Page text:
So applications I'm using on it might start feeling a lot slower, that's because applications are just now coded up to expect the latest chip sets. And it's also perhaps app vendors are going to just stop building applications that work on my phone. I remember when I had to get rid of my mum's phone a while ago because Skype just stopped working on it. There was nothing we could do and we use Skype. So we just had to get her a new phone. That was the reason for it. It was just an application stopped working on it. And so from a software perspective, we had it a long time. Anyway, with the feature phones moving, which is, if you wanted to encompass the global audience out there, you have to stop writing your mobile applications for the 1% of people that owned an iPhone 13 and you needed to start looking at the breadth of people.
Vast majority of the world do not have the powerhouse devices that the bleading edge has. So you do need to start looking at them and building applications that way. You can look at the web world, which does a lot of stuff around progressive enhancement. So rather than right now, assuming that someone's got the latest spec and trying to degrade it somehow, if they've got a lower end spec in the web world, the right method is assume someone's got, well it's not based on specifications but other features, assume people are at the lower level and only build in additional functionality. If you've detected that they actually have those features available, those are some of the ways you could actually start building software to work on older devices.
Charles Humble: What are some of the other things we can do? We've talked about demand shifting. So moving your workloads around to take advantage of more green sources of energy but what else can we be doing as developers and as software architects now?
Asim Hussain: I think it still factors into when we look at carbon awareness because there's actually two aspects of it, which is really when you double click into what you're actually doing when you are responding to signals from the energy system because that's all that this is. This information, which is carbon intensity or electricity, it's just information from the energy system telling you, this is my state that I'm in, respond accordingly.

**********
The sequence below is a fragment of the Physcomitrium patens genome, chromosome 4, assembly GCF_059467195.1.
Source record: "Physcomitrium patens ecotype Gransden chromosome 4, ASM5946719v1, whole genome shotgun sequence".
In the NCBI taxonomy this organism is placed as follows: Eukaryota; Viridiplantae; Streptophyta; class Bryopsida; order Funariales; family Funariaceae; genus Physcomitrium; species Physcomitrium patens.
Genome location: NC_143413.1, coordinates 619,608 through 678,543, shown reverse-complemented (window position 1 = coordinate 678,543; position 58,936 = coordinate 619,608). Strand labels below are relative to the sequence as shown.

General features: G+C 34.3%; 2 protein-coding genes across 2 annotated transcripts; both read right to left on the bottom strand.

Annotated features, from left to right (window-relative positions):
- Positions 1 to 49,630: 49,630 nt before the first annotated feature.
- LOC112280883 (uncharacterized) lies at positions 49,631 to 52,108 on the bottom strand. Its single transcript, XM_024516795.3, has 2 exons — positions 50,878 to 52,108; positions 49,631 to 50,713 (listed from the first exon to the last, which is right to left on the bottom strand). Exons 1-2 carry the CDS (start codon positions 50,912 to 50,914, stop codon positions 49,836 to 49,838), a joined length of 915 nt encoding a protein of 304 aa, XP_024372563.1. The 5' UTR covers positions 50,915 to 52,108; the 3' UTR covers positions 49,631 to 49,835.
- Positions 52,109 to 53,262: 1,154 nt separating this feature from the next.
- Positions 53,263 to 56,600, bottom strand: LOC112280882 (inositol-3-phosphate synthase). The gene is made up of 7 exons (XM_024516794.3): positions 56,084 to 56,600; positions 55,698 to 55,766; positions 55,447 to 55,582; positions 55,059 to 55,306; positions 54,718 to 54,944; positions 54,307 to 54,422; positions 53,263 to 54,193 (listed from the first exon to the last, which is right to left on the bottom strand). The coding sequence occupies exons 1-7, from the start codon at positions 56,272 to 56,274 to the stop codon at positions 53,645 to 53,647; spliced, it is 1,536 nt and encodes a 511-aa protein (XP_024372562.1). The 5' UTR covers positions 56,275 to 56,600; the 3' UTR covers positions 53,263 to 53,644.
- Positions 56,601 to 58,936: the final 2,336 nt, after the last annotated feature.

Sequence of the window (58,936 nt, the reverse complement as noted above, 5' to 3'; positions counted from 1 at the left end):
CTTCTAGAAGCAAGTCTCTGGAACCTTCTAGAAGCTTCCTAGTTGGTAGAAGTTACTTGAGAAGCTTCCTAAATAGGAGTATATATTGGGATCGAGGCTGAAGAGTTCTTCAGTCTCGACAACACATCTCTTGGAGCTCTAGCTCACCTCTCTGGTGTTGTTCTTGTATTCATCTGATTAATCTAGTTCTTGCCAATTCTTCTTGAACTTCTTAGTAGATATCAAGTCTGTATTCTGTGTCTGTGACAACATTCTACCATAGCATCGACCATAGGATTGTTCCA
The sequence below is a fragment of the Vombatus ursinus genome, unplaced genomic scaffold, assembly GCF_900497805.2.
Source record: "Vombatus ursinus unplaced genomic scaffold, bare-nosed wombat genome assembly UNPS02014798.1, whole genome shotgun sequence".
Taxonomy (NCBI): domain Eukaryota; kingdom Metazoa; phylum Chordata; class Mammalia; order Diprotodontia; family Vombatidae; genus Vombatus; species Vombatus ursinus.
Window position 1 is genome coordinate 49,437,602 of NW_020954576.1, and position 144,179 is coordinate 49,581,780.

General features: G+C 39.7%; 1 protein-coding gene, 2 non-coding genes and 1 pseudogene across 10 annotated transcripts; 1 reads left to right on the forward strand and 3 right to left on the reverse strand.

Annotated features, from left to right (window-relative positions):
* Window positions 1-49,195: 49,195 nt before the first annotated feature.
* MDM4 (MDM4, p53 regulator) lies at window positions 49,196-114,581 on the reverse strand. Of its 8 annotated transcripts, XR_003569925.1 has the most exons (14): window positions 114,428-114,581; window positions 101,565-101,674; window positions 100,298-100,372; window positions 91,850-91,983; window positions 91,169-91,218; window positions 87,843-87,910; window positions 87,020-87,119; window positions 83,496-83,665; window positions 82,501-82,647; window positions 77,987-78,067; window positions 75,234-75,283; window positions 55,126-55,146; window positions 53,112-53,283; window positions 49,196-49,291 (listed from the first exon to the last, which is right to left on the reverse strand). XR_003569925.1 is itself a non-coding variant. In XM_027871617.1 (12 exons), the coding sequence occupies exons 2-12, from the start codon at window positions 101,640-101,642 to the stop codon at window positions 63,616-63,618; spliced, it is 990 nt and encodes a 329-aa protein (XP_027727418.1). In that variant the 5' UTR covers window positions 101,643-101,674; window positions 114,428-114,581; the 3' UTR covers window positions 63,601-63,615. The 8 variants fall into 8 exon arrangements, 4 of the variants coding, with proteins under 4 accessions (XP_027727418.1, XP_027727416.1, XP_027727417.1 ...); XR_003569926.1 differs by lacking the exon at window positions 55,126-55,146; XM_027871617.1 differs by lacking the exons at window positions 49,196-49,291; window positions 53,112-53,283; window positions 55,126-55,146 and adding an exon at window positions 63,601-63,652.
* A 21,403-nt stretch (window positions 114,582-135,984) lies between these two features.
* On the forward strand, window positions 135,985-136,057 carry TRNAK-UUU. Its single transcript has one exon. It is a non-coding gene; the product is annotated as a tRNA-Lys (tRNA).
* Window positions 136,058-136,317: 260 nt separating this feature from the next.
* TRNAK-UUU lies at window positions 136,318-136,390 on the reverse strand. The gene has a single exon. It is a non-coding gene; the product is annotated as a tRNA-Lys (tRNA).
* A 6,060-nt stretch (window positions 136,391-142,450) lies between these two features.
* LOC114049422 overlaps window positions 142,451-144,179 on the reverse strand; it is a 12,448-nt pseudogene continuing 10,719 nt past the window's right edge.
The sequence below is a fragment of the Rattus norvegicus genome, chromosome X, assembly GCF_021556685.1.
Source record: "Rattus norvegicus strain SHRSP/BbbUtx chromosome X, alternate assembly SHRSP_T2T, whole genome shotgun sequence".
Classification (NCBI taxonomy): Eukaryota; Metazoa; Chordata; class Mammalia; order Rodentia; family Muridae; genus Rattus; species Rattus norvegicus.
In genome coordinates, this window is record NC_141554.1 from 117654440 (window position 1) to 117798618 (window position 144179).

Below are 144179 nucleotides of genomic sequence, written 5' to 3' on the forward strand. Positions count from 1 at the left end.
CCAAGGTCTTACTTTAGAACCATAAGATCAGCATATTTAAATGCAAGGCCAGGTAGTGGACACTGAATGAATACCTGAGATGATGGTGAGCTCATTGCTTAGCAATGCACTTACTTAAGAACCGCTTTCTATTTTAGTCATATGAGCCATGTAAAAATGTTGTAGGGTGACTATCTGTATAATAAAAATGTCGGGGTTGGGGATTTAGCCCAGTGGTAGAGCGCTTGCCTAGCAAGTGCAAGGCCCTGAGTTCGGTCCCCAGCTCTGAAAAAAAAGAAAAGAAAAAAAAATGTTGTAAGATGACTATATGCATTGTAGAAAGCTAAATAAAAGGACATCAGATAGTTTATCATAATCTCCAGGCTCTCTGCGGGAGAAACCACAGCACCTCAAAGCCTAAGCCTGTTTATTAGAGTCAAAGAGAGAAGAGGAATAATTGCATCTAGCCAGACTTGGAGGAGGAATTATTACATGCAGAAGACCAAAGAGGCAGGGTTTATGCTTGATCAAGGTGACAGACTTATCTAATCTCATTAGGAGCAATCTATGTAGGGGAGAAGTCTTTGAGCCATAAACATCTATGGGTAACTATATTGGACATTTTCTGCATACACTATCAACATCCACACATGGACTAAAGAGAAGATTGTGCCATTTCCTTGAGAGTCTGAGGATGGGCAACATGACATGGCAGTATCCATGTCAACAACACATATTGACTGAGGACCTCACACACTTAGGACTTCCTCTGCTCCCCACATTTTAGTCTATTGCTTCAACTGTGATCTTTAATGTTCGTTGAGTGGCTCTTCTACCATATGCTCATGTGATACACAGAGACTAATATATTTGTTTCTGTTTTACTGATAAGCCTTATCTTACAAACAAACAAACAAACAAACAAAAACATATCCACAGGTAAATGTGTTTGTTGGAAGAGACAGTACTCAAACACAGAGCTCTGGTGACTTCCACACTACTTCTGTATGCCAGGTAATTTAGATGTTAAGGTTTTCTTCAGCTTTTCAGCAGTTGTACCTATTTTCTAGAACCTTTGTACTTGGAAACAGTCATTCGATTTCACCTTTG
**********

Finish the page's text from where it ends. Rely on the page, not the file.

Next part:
When you run software, when the carbon intensity is less, what you're doing is running software that's coming mostly from renewables, which means you are then supporting those power plants that are renewable power plants. So your health being to transition the energy grid towards a renewable powered one. The challenge, everyone talks about, we need electricity to come from 100% renewable powered sources, that's our goal. That's the goal. The UK grid needs to be a hundred percent powered by renewables. The challenge with that is that we don't have control over when the energy's coming or going.
Charles Humble: Right and related to that is the whole problem of storage and density, energy density. So fossil fuels are on the whole very energy dense and oil is extremely energy-dense. Nothing else really compares with it at all. I believe I'm right in saying that solar energy, for example has a density of about 1.5 microjoules per cubic meter, which is about 20 quadrillion times less than oil. We've backed away from nuclear, which I would argue was probably a mistake. Although there are reasons why but we are now in this situation where we need to be able to store the energy generated from renewables. And we don't yet have a way to do that, right?
Asim Hussain: If I had a slide, I a show the audience, I could explain it. But one of the really interesting things that happens when you look at what you're doing, when you're shifting electricity, for all intents and purposes, you look like a battery. I know this sounds kind of conceptually it's weird. How can software look like a battery? But for all intents and purposes to a utility provider, you're a battery. So the ability to shift loads around at different times is that equivalent. In fact, a another term that's often used in this industry is called a virtual power plant; load shifting through time and through space looks like a power plant because you can say moving work loads to different times, acts the same way on the energy system as a power plant.
So there's actually startups and stuff that are trying to, IOT the world together, all the battery storage devices in the world together like laptop battery storage devices together and EV charging devices together because it looks like a power plant. So when you make your application carbon aware, not only are you taking advantage of lower-carbon electricity, so you yourself could then argue, well my application is emitting less carbon. You're actually playing a part in the transition, which is the point I wanted to make. You're playing your part in helping the energy systems move towards a renewable future, which is I think an interesting add on to that whole process.